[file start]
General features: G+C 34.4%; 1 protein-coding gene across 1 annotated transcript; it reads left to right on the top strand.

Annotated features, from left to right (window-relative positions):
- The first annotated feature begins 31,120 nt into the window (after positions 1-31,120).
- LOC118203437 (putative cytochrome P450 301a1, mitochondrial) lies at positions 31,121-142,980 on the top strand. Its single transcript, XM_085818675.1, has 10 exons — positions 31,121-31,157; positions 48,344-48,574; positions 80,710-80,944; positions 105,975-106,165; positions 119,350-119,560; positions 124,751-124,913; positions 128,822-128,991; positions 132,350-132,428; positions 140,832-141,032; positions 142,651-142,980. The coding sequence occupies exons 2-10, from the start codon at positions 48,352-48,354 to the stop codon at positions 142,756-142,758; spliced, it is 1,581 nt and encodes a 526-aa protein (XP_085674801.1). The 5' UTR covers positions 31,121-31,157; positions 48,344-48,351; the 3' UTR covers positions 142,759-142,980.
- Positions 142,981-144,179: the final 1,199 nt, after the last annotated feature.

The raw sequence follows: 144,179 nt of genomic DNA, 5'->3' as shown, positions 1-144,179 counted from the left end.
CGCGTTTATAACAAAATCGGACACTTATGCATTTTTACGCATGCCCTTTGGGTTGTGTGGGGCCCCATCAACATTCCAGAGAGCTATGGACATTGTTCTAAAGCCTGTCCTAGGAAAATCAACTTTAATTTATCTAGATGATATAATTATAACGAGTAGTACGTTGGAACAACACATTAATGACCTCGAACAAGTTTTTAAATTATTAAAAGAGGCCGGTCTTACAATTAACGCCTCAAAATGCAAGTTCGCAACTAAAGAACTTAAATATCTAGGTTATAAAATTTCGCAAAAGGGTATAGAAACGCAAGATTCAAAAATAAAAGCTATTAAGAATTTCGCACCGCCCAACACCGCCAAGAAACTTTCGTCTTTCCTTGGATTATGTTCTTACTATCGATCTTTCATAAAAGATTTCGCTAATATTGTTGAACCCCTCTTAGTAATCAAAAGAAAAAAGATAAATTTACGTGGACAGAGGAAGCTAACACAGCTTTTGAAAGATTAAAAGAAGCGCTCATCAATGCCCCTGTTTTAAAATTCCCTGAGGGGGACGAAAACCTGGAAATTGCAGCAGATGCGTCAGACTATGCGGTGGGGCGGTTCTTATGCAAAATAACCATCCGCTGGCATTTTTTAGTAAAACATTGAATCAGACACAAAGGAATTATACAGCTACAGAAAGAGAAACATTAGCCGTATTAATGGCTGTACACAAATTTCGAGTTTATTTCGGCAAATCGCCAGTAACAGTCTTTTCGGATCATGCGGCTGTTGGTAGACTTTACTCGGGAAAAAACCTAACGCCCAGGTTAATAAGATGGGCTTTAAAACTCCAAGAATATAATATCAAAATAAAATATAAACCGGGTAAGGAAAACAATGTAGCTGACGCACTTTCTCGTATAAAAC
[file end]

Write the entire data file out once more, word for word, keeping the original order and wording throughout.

General features: G+C 34.4%; 1 protein-coding gene across 1 annotated transcript; it reads left to right on the top strand.

Annotated features, from left to right (window-relative positions):
- The first annotated feature begins 31,120 nt into the window (after positions 1-31,120).
- LOC118203437 (putative cytochrome P450 301a1, mitochondrial) lies at positions 31,121-142,980 on the top strand. Its single transcript, XM_085818675.1, has 10 exons — positions 31,121-31,157; positions 48,344-48,574; positions 80,710-80,944; positions 105,975-106,165; positions 119,350-119,560; positions 124,751-124,913; positions 128,822-128,991; positions 132,350-132,428; positions 140,832-141,032; positions 142,651-142,980. The coding sequence occupies exons 2-10, from the start codon at positions 48,352-48,354 to the stop codon at positions 142,756-142,758; spliced, it is 1,581 nt and encodes a 526-aa protein (XP_085674801.1). The 5' UTR covers positions 31,121-31,157; positions 48,344-48,351; the 3' UTR covers positions 142,759-142,980.
- Positions 142,981-144,179: the final 1,199 nt, after the last annotated feature.

The raw sequence follows: 144,179 nt of genomic DNA, 5'->3' as shown, positions 1-144,179 counted from the left end.
CGCGTTTATAACAAAATCGGACACTTATGCATTTTTACGCATGCCCTTTGGGTTGTGTGGGGCCCCATCAACATTCCAGAGAGCTATGGACATTGTTCTAAAGCCTGTCCTAGGAAAATCAACTTTAATTTATCTAGATGATATAATTATAACGAGTAGTACGTTGGAACAACACATTAATGACCTCGAACAAGTTTTTAAATTATTAAAAGAGGCCGGTCTTACAATTAACGCCTCAAAATGCAAGTTCGCAACTAAAGAACTTAAATATCTAGGTTATAAAATTTCGCAAAAGGGTATAGAAACGCAAGATTCAAAAATAAAAGCTATTAAGAATTTCGCACCGCCCAACACCGCCAAGAAACTTTCGTCTTTCCTTGGATTATGTTCTTACTATCGATCTTTCATAAAAGATTTCGCTAATATTGTTGAACCCCTCTTAGTAATCAAAAGAAAAAAGATAAATTTACGTGGACAGAGGAAGCTAACACAGCTTTTGAAAGATTAAAAGAAGCGCTCATCAATGCCCCTGTTTTAAAATTCCCTGAGGGGGACGAAAACCTGGAAATTGCAGCAGATGCGTCAGACTATGCGGTGGGGCGGTTCTTATGCAAAATAACCATCCGCTGGCATTTTTTAGTAAAACATTGAATCAGACACAAAGGAATTATACAGCTACAGAAAGAGAAACATTAGCCGTATTAATGGCTGTACACAAATTTCGAGTTTATTTCGGCAAATCGCCAGTAACAGTCTTTTCGGATCATGCGGCTGTTGGTAGACTTTACTCGGGAAAAAACCTAACGCCCAGGTTAATAAGATGGGCTTTAAAACTCCAAGAATATAATATCAAAATAAAATATAAACCGGGTAAGGAAAACAATGTAGCTGACGCACTTTCTCGTATAAAAC